Customer support via WhatsApp. The basics with tips & tricks! (ebook)
WhatsApp for better customer service
The impact of personal messaging on your business Includes 5 best practices and lots of tips & tricks
It’s astonishing how many companies underestimate the importance of “little things” - details like customer support. Isn’t supporting your customers extra hassle? It’s not quite your core business. Spending time on customer service and actually sounding like you care… Right. Your customers have already given you their money, haven’t they? You’re not missing out by not providing great service.
Except that you are. You need your customers to come back at some point. A one-time customer is pretty useless in the long run, unless you sold them a rocket ship or something. And yet bad customer service may be just as harmful to your company’s future as no customer service at all. Customers who hate your guts – because of, say, a service conversation gone wrong – will ferociously blacken your brand when talking to friends or online followers. Customers who remain indifferent won’t be quite as bad, because they never got to speak to you in the first place.
Whether you’ve got a hangover or the flu, be nice on WhatsApp. It’s an extremely direct channel, diving right into your customer’s heart. Be nice!
3 lessons to learn before starting a trial
L_esson 1: _having a great WhatsApp conversation. How should you open and close a WhatsApp conversation with a customer? What about tone of voice and empathy? And have you thought through the issue of macros (preprogrammed messages)? Lesson 2: dealing with ‘tough’ conversations. It’s easy to gracefully accept a compliment through WhatsApp, but elegantly handling complaints, spim and endless chit-chat is another matter. Lesson 3: Rocking the WhatsApp channel. Start upselling. Yes, you can! Also, you’ll get the most of this channel if you add it to your array of communication channels. But first promise to use WhatsApp to gather feedback from your customers, the key to turning your brand into something much better and more loved than before. Read on to find out how. And don’t forget to prep your WhatsApp team properly! Just as live chat, email, social media and the good old phone, WhatsApp comes with its own set of rules. Rules that you make because these will determine what your brand feels like to your customers. Your team must adopt a consistent way of communicating through WhatsApp.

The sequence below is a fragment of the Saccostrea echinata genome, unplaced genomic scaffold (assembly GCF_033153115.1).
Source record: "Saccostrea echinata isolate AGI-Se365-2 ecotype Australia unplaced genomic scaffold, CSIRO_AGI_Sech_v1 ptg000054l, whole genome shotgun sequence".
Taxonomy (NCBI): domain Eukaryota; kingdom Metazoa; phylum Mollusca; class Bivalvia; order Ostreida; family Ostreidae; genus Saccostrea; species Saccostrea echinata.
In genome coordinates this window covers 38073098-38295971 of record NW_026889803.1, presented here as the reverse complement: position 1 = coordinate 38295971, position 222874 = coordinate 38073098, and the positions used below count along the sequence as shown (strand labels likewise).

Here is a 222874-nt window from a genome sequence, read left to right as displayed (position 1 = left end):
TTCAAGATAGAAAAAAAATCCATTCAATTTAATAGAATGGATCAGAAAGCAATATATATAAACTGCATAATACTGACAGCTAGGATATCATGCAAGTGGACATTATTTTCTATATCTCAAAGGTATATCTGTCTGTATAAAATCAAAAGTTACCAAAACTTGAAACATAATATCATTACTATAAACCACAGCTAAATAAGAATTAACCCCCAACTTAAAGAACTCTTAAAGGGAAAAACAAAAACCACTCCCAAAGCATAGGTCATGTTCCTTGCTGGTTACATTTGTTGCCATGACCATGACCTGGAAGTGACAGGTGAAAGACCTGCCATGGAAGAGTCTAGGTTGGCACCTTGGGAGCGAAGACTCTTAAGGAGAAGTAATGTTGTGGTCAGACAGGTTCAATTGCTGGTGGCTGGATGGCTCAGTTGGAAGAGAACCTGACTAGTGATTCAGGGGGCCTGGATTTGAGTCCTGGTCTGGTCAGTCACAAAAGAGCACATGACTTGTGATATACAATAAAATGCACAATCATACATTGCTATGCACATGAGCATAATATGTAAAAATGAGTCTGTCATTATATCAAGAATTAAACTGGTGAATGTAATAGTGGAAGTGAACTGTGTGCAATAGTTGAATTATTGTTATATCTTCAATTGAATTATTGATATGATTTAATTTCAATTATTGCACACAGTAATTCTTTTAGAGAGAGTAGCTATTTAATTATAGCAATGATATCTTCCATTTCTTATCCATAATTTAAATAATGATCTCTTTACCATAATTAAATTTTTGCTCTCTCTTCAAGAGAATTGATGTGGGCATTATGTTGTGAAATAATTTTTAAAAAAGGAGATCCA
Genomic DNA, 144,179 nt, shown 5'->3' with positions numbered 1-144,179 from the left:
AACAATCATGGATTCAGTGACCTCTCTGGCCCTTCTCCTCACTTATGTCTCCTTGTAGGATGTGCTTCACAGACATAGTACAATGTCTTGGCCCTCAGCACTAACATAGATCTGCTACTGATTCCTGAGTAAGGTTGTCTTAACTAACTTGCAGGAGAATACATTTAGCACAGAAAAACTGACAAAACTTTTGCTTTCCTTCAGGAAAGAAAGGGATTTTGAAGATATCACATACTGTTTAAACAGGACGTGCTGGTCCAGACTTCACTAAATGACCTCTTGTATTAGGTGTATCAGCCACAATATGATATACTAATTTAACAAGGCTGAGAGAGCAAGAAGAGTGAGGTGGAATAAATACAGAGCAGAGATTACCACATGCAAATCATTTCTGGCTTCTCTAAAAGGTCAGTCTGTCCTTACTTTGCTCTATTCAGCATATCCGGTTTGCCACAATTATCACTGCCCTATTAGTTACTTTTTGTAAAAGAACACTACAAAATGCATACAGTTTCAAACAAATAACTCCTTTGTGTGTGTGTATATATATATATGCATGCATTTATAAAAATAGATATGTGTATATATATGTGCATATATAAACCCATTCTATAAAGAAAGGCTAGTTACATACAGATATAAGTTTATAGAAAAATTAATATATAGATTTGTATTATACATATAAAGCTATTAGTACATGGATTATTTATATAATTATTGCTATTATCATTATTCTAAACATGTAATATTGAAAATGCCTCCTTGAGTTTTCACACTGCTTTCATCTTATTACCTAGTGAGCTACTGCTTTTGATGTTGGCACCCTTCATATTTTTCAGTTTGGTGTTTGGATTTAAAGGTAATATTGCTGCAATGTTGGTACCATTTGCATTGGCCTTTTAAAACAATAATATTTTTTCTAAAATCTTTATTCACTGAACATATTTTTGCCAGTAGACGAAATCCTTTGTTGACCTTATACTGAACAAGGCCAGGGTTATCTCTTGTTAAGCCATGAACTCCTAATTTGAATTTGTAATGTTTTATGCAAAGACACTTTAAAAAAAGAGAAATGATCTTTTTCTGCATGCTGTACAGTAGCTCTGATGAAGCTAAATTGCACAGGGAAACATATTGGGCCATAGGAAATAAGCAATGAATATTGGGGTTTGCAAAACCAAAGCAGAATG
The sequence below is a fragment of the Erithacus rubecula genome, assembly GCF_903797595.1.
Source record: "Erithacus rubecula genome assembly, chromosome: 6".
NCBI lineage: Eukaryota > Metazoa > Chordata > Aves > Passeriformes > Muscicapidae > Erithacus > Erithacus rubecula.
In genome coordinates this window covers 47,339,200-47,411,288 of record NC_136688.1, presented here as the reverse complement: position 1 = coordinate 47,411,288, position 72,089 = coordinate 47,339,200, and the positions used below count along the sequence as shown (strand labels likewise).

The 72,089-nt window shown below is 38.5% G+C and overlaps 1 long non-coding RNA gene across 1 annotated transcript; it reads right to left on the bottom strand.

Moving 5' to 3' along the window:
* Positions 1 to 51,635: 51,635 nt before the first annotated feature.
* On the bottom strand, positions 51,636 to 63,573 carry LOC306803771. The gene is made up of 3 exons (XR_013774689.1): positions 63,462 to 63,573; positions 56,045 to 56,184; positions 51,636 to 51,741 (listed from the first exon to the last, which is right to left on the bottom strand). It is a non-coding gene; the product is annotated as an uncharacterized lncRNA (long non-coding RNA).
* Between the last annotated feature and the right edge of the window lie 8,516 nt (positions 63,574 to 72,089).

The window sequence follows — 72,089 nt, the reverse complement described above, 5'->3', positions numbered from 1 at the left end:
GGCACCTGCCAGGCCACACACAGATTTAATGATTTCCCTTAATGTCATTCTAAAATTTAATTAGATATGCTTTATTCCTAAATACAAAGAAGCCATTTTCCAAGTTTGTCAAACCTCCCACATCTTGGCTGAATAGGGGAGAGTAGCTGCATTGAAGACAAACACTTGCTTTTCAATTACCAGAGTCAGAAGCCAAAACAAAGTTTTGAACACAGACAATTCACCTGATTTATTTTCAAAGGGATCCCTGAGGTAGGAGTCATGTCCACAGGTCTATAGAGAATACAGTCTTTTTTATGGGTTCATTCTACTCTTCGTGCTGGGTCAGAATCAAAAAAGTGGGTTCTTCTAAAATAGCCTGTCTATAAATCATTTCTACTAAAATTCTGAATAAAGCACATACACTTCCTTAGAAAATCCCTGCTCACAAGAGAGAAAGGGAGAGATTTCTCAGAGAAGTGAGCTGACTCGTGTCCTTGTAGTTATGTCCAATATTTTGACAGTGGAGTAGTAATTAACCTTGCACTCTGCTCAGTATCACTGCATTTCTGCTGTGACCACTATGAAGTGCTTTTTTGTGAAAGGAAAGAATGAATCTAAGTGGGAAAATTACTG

Lesson 1: having a great WhatsApp conversation
The primary reason to use WhatsApp is to strengthen the bond between you and your customers, right? So your task is to make them love you. That’s quite easy to achieve: stick to your word and sound human. It’s not only what you say, but it’s also how you say it. You are a being of flesh and blood, just like the person you’re chatting with – so sound it.
Keep your tone of voice bright and helpful. Unless you’re responding to a complaint, you should type as if you were smiling. Use positive words, think in solutions and be flexible. Be profuse in your apologies and words of thanks, showing you work for a customer-friendly company with empathic employees, happy to be of service.
Mirror the other person’s style. Not sure whether emoticons are allowed? Quite a good rule to go by is to take your customer’s behaviour as an example. But as always: use your common sense. So if your conversation partner cracks jokes, be careful: stay clear from jokes that are even slightly related to gender, nationality, ethnic, political or religious background. And skip football, too! After all, you don’t actually know for sure what kind of person you are dealing with.
Avoid canned responses (preprogrammed messages). There you have it: I’m not a fan of replies void of personality. Empty messages and WhatsApp: not such a great combination. Canned responses save time, but you risk sounding robotic if you use them constantly. Also: to the guys at WhatsApp, canned responses are red flags. If you send the exact same message regularly - or worse: continuously - you might get marked by WhatsApp as a commercial account, and will risk a ban. If you do decide to preprogram messages, think them through!
Correct typos but don’t sweat it. Made a typing error? Don’t make a big deal out of it. Errors aren’t as bad as they seem – as long as you correct them. Little mistakes might even inspire sympathy. Having said that: you might refresh your team’s spelling abilities… You’re just human, sure, but you don’t want to come across as an incapable human misrepresenting your business.
Be relevant. The consequence of WhatsApp’s power to ban its users without notice is that companies must do their very best not to annoy either their customers or WhatsApp itself. You must invest in your customers, only sharing relevant content with them. Relevant content, in this case, is content that people actually want to read – nothing resembling spam. The direct line between you and your customer is paper-thin; sever it once, and you’ll have to build that trust all over again.
Join the conversation
There are 2 types of conversations. Whilst proactive conversations are the ones you strike up (which doesn’t happen often in pure customer service), reactive ones exist only on the customer’s initiative.